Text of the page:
I am someone who has never enjoyed the taste of wine (or beer), so feel free to write me off as an uptight person who just doesn't get it. If you do, I'll comfort myself with this anecdote about another wildly popular addictive substance. When the psychiatrist editors of the DSM-5 were drawing up a list of such substances, funnily enough they couldn't bring themselves to include caffeine (while at the same time curiously naming caffeine withdrawal and caffeine overdose as official diagnoses) because they realised so many of their own number, like the majority of the US population, would meet the criteria as caffeine addicts, unable as they were to get through their days without coffee.
Worship of both substances nurtures a cottage industry of memes and pithy sayings such as "a yawn is a silent scream for coffee" or "I've learned how to use meditation and relaxation to handle stress... just kidding, I'm on my third glass of wine". However, when the Health Promotion Agency reports that at least a third of all police recorded offences are committed by an offender who has consumed alcohol prior to offending and when every year 70 people die at the hands of drink-drivers and an estimated 3000 babies are born damaged to some degree or another because of their mother's drinking, I fail to find any humour whatsoever here:
Perhaps you need to have already had a glass or two to do so?
In fact, that seemingly harmless glass or two is the thin edge of an alarming statistic, that 10% of Kiwis can be considered alcoholics. This figure was calculated by Professor Doug Sellman from the National Addiction Centre at the University of Otago in 2013 but seems not to have subsequently seeped into our collective awareness. Vanessa Caldwell, the co-chair of the National Committee of Addiction, commented at the time that, "When everyone's doing it, it's hard to know that you've got a problem."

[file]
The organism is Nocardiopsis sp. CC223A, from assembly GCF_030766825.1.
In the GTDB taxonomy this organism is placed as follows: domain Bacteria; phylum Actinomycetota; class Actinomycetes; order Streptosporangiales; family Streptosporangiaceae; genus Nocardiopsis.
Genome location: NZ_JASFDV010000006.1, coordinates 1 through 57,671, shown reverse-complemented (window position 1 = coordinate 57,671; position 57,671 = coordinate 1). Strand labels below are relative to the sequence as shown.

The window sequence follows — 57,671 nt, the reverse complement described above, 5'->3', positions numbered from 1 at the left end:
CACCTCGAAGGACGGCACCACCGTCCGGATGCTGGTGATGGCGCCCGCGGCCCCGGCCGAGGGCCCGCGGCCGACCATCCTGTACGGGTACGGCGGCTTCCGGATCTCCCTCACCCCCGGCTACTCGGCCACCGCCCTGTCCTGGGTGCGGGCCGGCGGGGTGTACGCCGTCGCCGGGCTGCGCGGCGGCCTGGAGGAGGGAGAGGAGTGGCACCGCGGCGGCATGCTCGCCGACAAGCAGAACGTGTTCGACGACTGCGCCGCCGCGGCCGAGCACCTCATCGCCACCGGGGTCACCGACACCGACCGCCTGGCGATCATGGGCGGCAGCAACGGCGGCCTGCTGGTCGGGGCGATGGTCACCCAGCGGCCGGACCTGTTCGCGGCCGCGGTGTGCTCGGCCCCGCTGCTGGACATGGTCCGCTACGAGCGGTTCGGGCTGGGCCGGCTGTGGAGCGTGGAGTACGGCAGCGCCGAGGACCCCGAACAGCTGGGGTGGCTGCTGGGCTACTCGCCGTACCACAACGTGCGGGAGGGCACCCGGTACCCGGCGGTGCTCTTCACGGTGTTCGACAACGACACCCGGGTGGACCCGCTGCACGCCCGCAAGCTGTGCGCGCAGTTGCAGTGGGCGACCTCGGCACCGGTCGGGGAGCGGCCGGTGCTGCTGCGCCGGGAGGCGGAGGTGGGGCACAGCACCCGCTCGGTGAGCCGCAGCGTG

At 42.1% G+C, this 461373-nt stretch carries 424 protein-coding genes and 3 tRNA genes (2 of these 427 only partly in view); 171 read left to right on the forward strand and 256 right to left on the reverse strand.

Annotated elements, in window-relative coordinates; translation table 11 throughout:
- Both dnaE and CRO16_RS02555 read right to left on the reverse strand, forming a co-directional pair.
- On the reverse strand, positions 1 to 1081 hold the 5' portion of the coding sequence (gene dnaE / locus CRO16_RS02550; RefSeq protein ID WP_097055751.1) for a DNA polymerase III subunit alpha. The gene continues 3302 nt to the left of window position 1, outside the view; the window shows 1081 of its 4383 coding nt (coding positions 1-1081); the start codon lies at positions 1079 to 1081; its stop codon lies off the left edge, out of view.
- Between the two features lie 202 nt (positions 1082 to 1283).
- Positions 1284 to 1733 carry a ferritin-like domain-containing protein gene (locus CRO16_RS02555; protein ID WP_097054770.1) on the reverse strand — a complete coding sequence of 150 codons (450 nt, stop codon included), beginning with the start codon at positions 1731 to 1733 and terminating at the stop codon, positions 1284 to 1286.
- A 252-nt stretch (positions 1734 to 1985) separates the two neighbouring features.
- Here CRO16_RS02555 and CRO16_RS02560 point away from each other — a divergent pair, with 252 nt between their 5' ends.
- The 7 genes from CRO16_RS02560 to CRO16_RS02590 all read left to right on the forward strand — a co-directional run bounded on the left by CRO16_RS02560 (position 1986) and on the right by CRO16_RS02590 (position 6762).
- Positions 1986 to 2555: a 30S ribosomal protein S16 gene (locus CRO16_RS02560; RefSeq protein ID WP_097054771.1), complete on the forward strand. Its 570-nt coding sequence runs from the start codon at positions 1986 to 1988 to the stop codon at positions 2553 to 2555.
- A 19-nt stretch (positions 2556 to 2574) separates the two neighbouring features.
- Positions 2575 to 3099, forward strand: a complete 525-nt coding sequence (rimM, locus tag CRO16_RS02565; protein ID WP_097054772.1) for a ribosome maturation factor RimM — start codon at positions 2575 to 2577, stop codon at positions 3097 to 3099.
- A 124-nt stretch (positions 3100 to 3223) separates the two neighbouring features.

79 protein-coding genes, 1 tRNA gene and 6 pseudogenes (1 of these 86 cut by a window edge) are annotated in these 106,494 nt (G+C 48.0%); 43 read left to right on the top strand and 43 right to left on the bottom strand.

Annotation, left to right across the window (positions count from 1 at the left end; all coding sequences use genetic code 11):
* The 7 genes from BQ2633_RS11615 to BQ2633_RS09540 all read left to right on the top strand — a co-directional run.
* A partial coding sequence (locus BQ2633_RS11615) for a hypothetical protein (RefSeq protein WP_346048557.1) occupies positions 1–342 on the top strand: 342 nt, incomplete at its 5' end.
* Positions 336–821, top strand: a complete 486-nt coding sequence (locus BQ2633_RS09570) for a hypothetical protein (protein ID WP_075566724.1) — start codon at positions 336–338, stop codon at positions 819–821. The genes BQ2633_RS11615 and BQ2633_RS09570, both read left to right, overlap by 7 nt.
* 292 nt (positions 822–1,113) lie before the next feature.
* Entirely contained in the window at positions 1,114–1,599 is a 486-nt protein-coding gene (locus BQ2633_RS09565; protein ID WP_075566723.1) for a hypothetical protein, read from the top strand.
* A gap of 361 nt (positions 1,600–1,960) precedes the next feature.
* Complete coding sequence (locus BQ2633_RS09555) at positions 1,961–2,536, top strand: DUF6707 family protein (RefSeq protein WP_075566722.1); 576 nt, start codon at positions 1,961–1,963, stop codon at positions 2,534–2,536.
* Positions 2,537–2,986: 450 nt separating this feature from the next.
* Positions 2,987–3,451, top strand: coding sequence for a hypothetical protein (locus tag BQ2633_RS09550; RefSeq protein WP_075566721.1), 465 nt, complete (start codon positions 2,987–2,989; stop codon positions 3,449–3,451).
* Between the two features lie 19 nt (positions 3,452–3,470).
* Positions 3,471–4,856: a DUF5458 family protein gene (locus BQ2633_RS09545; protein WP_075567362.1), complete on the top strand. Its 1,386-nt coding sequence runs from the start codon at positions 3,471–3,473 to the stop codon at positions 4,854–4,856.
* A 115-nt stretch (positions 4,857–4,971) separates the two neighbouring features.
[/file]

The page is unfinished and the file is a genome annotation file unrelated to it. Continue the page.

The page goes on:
Certainly the word "alcoholic" is heavy stigmatic freight, conjuring up images of hip flasks and secret stashes, AA meetings and abstinence oaths, slurring, staggering and liver damage. In an article written last year for Men's Health, Why Drinking a Little Booze Each Day May Be Killing You, Peter Flax catalogs his own insidious descent into an alcohol-dependent state, which he believes correlated better to a newer diagnostic phrase "Alcohol Use Disorder". He writes: "My sense is that someone who drinks habitually, even moderately, starts to normalize situations that are not normal." One of his own moments of truth occurred when he left his hospitalised three-month-old baby's bedside after a long vigil; his first and evidently only pit stop was at the nearest liquor store to buy some small bottles of wine, which he consumed in a bathroom stall back at the hospital.